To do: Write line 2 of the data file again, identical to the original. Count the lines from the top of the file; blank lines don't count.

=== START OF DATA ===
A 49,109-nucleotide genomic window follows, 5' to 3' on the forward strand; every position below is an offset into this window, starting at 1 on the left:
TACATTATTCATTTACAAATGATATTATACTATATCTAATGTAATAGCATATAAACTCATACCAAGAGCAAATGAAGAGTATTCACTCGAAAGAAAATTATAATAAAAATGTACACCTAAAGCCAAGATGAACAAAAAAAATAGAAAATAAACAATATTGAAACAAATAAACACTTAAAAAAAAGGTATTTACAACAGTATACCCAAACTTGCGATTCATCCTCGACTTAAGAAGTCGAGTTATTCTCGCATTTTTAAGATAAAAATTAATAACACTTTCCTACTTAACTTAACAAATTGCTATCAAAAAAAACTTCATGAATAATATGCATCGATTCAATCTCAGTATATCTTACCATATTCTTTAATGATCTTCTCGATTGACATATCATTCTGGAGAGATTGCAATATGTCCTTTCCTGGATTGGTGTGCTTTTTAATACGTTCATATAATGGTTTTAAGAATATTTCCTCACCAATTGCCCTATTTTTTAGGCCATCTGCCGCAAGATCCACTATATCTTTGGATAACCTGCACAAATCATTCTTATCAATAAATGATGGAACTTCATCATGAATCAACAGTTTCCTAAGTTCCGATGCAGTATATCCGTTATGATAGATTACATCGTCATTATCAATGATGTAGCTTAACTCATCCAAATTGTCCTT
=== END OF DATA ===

TACATTATTCATTTACAAATGATATTATACTATATCTAATGTAATAGCATATAAACTCATACCAAGAGCAAATGAAGAGTATTCACTCGAAAGAAAATTATAATAAAAATGTACACCTAAAGCCAAGATGAACAAAAAAAATAGAAAATAAACAATATTGAAACAAATAAACACTTAAAAAAAAGGTATTTACAACAGTATACCCAAACTTGCGATTCATCCTCGACTTAAGAAGTCGAGTTATTCTCGCATTTTTAAGATAAAAATTAATAACACTTTCCTACTTAACTTAACAAATTGCTATCAAAAAAAACTTCATGAATAATATGCATCGATTCAATCTCAGTATATCTTACCATATTCTTTAATGATCTTCTCGATTGACATATCATTCTGGAGAGATTGCAATATGTCCTTTCCTGGATTGGTGTGCTTTTTAATACGTTCATATAATGGTTTTAAGAATATTTCCTCACCAATTGCCCTATTTTTTAGGCCATCTGCCGCAAGATCCACTATATCTTTGGATAACCTGCACAAATCATTCTTATCAATAAATGATGGAACTTCATCATGAATCAACAGTTTCCTAAGTTCCGATGCAGTATATCCGTTATGATAGATTACATCGTCATTATCAATGATGTAGCTTAACTCATCCAAATTGTCCTT